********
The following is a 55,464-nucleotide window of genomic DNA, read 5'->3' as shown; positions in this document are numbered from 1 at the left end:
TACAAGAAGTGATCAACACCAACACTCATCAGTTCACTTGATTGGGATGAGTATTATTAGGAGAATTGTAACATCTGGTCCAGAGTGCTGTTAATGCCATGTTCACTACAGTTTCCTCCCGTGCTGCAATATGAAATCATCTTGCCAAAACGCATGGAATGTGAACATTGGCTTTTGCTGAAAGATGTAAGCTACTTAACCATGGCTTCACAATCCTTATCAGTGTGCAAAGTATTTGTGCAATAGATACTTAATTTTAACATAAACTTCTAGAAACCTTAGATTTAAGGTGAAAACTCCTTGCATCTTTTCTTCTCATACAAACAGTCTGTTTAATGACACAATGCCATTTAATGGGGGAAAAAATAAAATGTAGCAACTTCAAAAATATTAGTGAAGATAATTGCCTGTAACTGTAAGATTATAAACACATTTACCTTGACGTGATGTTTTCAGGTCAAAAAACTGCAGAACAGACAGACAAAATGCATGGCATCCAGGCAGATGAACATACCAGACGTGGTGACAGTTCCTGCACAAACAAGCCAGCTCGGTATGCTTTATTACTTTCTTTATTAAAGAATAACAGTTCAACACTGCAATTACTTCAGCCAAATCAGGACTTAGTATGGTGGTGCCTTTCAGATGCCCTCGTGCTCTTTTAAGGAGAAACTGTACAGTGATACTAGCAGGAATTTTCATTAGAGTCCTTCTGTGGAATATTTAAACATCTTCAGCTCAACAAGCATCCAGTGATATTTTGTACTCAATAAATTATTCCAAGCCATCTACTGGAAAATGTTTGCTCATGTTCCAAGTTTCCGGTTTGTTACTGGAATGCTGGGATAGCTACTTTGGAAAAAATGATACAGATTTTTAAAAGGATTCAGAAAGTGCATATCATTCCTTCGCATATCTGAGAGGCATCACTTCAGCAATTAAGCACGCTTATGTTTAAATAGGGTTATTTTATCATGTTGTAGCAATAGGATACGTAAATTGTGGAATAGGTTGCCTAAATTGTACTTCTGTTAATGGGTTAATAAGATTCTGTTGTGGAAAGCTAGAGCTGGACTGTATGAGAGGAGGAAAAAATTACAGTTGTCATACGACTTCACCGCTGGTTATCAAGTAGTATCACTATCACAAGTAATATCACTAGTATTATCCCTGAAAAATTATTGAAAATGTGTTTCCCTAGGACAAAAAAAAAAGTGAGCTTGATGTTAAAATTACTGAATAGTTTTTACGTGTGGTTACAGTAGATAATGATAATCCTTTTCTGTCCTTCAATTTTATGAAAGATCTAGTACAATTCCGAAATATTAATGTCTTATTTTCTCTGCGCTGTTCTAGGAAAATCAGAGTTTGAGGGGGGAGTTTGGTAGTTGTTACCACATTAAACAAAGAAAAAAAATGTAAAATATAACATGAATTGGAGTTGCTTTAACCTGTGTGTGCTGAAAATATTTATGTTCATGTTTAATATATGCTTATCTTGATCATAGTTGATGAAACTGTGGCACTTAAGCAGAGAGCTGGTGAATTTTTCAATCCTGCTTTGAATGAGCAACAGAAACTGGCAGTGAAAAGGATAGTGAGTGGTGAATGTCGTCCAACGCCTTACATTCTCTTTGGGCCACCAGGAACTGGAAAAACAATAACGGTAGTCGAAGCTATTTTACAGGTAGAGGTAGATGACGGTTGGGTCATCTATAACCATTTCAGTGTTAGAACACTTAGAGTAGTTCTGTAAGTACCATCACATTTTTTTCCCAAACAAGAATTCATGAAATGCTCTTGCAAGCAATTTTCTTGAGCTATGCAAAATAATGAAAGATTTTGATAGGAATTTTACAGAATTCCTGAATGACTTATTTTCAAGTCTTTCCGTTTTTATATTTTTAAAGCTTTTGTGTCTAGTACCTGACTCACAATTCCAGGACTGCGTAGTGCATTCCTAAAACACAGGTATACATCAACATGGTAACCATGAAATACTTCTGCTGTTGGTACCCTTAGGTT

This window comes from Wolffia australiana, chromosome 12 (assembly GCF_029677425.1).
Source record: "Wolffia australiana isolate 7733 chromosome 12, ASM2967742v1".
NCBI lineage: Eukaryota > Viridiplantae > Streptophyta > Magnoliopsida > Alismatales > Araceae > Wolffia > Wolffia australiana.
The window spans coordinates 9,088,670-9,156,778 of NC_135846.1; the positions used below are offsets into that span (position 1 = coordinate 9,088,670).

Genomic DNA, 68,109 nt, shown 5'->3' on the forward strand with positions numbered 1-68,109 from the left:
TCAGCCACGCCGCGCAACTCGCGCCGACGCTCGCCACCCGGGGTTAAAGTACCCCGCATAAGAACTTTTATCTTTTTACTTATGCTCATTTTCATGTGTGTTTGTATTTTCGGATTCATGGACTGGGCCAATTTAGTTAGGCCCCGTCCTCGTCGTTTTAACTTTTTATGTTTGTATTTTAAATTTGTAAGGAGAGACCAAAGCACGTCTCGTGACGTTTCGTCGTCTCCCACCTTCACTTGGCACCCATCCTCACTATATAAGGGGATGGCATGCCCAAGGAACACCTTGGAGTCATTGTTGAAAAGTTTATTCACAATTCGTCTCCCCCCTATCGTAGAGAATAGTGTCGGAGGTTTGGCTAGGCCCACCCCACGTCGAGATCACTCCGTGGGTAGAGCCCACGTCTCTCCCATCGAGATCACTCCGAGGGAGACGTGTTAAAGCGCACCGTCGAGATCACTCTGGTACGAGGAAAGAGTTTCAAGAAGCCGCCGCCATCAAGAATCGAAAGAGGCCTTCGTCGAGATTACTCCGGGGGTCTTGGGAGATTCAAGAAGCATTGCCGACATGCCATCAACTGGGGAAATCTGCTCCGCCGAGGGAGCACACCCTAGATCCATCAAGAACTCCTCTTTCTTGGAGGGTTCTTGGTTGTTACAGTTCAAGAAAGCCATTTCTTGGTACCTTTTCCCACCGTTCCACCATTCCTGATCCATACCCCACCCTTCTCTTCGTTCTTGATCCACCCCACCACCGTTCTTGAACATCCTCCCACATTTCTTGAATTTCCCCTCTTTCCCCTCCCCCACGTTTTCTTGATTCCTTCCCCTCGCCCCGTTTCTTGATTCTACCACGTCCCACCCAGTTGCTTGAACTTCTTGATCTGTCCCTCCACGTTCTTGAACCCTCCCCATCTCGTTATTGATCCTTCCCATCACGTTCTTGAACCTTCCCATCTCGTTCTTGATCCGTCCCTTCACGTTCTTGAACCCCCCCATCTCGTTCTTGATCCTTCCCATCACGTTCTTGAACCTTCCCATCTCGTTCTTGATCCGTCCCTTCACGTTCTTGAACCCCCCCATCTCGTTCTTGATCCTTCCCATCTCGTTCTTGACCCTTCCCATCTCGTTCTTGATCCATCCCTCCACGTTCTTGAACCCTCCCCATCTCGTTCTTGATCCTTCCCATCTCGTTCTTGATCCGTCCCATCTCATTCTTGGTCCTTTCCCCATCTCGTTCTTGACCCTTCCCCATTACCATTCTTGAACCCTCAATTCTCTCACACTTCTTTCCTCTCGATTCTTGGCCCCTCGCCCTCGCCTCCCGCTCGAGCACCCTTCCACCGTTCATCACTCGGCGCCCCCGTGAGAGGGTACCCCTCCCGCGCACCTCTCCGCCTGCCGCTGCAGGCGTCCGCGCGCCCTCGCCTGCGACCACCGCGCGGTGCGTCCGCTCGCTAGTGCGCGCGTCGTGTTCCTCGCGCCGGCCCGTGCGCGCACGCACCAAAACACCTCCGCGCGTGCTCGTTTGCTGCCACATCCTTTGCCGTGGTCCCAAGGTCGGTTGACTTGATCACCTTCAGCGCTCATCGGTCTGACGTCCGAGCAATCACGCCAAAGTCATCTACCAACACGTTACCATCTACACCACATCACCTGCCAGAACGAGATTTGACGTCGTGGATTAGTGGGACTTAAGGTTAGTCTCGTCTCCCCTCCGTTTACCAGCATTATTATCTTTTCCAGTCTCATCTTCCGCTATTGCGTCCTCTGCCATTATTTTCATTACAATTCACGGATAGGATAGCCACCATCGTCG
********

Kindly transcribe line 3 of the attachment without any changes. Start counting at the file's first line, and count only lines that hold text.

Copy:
This window comes from Wolffia australiana, chromosome 12 (assembly GCF_029677425.1).